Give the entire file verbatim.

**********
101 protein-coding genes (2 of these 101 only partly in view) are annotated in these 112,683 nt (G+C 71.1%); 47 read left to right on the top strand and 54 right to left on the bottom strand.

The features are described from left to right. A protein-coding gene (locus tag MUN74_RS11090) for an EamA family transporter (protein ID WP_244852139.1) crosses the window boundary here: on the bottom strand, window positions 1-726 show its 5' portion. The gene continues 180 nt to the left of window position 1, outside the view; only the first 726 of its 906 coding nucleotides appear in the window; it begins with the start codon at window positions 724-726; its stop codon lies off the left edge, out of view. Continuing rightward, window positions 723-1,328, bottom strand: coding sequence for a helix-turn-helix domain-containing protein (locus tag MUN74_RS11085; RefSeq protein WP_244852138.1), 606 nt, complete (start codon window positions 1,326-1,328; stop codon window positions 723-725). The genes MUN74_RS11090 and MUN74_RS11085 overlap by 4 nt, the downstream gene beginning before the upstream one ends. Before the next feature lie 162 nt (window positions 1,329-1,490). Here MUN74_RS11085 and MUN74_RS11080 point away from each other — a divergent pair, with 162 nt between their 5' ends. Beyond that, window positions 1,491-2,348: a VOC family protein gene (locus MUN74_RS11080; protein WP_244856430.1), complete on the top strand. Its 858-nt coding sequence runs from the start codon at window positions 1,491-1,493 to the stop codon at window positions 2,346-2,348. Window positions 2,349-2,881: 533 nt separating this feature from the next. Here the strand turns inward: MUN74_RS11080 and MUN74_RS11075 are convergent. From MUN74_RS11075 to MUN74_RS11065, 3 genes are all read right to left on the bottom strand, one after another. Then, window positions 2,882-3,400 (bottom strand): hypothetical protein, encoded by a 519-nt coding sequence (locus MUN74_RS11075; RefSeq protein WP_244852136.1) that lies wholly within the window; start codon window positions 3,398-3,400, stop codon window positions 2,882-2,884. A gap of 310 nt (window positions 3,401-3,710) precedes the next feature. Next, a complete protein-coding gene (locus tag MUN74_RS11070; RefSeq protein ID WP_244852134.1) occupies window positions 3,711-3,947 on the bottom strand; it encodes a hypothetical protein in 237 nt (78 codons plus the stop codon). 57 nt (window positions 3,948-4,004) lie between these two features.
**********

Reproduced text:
101 protein-coding genes (2 of these 101 only partly in view) are annotated in these 112,683 nt (G+C 71.1%); 47 read left to right on the top strand and 54 right to left on the bottom strand.

The features are described from left to right. A protein-coding gene (locus tag MUN74_RS11090) for an EamA family transporter (protein ID WP_244852139.1) crosses the window boundary here: on the bottom strand, window positions 1-726 show its 5' portion. The gene continues 180 nt to the left of window position 1, outside the view; only the first 726 of its 906 coding nucleotides appear in the window; it begins with the start codon at window positions 724-726; its stop codon lies off the left edge, out of view. Continuing rightward, window positions 723-1,328, bottom strand: coding sequence for a helix-turn-helix domain-containing protein (locus tag MUN74_RS11085; RefSeq protein WP_244852138.1), 606 nt, complete (start codon window positions 1,326-1,328; stop codon window positions 723-725). The genes MUN74_RS11090 and MUN74_RS11085 overlap by 4 nt, the downstream gene beginning before the upstream one ends. Before the next feature lie 162 nt (window positions 1,329-1,490). Here MUN74_RS11085 and MUN74_RS11080 point away from each other — a divergent pair, with 162 nt between their 5' ends. Beyond that, window positions 1,491-2,348: a VOC family protein gene (locus MUN74_RS11080; protein WP_244856430.1), complete on the top strand. Its 858-nt coding sequence runs from the start codon at window positions 1,491-1,493 to the stop codon at window positions 2,346-2,348. Window positions 2,349-2,881: 533 nt separating this feature from the next. Here the strand turns inward: MUN74_RS11080 and MUN74_RS11075 are convergent. From MUN74_RS11075 to MUN74_RS11065, 3 genes are all read right to left on the bottom strand, one after another. Then, window positions 2,882-3,400 (bottom strand): hypothetical protein, encoded by a 519-nt coding sequence (locus MUN74_RS11075; RefSeq protein WP_244852136.1) that lies wholly within the window; start codon window positions 3,398-3,400, stop codon window positions 2,882-2,884. A gap of 310 nt (window positions 3,401-3,710) precedes the next feature. Next, a complete protein-coding gene (locus tag MUN74_RS11070; RefSeq protein ID WP_244852134.1) occupies window positions 3,711-3,947 on the bottom strand; it encodes a hypothetical protein in 237 nt (78 codons plus the stop codon). 57 nt (window positions 3,948-4,004) lie between these two features.